Sometimes our children are holding on to BIG feelings that can’t be released in a smaller amount of listening time. Using the listening tools in tandem helps children regain their sense of safety, happiness and cooperative nature.
It’s trying when your child has upsets again and again over the same darned issue! Perhaps it’s being afraid to go into an upstairs room alone, refusing to share during play dates, hating homework, whining first thing every single morning, waking in the night, dawdling endlessly through every transition, or attacking a sibling again and again.
You’ve got an emotional project on the table when your child does one nutty, difficult or out-of-touch thing again and again, and you’re coming to your wits’ end. Both of you are involved. Your child seems to have the problem, according to our time-honored tradition of pinning responsibility on children when they have difficulties. But when you look carefully, you realize that you, too, are emotionally spent. You have no patience, no new ideas, and at some point, you don’t want to understand your child. You just want him or her to stop. The one thing your child can’t do. He’s emotionally exhausted in this area, too.
In an emotional project, both you and your child are caught in a downward spiral. Both you and your child need help. Couples have emotional projects; friends sometimes have emotional projects. No one is at fault—the difficulties are there to be solved, and it’s a waste to assign blame. However, it almost always feels like the other person is at fault, and should take the initiative to change things. That mindset is trouble.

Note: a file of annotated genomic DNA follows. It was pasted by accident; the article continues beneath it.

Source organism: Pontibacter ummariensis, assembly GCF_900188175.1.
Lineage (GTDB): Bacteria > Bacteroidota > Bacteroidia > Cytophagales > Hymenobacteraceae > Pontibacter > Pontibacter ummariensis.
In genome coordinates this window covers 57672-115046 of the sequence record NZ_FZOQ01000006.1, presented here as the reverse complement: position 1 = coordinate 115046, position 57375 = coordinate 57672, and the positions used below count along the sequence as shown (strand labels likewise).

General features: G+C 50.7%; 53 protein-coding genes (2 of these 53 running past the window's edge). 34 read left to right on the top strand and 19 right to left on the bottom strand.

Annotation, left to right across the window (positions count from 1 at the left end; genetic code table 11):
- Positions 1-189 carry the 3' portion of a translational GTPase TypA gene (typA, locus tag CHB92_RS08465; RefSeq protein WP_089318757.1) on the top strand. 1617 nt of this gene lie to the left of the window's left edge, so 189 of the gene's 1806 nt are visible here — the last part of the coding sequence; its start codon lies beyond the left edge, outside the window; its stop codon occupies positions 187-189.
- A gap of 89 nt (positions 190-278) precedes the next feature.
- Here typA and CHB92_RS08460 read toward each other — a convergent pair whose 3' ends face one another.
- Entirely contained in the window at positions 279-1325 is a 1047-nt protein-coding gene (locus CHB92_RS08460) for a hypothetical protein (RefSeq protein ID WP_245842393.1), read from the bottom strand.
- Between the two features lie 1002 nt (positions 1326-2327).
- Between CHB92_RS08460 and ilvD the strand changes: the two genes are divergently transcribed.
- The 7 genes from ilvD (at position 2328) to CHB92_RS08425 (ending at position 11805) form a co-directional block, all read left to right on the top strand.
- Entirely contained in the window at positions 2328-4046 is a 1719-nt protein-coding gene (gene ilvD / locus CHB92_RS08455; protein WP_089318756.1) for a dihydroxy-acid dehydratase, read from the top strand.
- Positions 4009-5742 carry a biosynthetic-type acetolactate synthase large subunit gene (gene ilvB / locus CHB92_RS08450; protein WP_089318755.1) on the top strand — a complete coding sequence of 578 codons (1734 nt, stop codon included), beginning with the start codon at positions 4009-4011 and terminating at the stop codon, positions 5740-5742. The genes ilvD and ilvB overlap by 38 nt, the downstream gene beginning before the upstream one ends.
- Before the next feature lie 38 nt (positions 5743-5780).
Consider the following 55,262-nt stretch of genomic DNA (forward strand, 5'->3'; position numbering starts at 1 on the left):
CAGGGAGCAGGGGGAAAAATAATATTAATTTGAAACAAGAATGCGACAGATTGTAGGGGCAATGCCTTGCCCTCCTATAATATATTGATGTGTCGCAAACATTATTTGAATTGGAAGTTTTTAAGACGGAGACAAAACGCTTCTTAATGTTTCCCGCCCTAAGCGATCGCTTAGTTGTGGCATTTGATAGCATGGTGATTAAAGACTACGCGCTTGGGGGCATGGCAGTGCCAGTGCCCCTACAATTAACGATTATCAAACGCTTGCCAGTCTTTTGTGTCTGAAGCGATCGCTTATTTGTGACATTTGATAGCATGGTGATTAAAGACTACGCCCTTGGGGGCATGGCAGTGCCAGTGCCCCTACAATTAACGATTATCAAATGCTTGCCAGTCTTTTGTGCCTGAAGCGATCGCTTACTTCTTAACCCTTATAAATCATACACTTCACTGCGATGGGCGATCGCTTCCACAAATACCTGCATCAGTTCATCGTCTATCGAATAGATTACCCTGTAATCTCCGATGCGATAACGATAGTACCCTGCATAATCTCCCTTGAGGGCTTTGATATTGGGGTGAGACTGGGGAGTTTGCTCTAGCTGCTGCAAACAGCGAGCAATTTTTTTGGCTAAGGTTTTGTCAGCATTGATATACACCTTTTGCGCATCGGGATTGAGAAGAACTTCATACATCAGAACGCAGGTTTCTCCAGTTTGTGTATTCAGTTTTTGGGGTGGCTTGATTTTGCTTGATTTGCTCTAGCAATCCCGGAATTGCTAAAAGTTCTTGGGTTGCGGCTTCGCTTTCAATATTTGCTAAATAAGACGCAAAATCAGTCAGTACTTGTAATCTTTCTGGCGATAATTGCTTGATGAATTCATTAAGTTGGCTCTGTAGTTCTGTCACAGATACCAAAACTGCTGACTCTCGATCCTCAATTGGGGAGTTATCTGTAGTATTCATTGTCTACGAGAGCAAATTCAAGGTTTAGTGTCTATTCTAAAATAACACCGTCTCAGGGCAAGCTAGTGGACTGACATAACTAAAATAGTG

If the other person knew how to change things, they would. Your child would love to feel close and relaxed with you! He would love to feel safe in every room of your house. He would love to share his things with other children. He would love to jump in and do his homework, preserving more time for play in his afternoon and evening. He would love to sleep through the night, move easily with you through the day’s routine, and to enjoy and appreciate his sibling. But he’s proven that, right now, he can’t.
So it’s your move, Mom. Your move, Dad. At this ragged point, almost any move you make may be full of irritation. You’re going to expect the worst, rather than the best. Your teeth will be set on edge just by looking at your child, just by hearing his voice. So the first move you need to make is for help from another adult. Help! That thing all parents try so hard to do entirely without.
It’s good to ask for help. It’s good to acknowledge that you’ve had it. It’s good to say, “I’m so mad I could spit nails!” or “I’m so worried about my son!” or “All he has to do is look at me wrong, and I fly off the handle.”
This is what Listening Partnerships are for. This is the very smart first step in tackling an emotional project. Notice what goes on inside you. Don’t assume it’s your cross to bear. Find a listener, talk about it, and see if you can find the tears, find the fears, find the laughter as you let your Listening Partner know exactly what talk runs around in your mind, and what emotional heat runs through you. Release the feelings. Tell someone, and show them what enters your mind during these moments. It won’t be pretty, but it will be a relief not to deal with it all by yourself.
Do this more than once. Weekly listening time is a good goal to shoot for. If it’s a big emotional project, that’s been festering for a long time, more frequent listening time might be in order. You’ll figure it out.
In any case, don’t assume that there’s something wrong with you because you have asked for and arranged for help. We’re not supposed to do everything in our lives all by ourselves! In particular, parenting is a job that is almost never done better alone. When you need help, seek it out proudly. Seek it out persistently. Seek it out when you’re merely tired, long before you’ve uttered your very last patient sentence.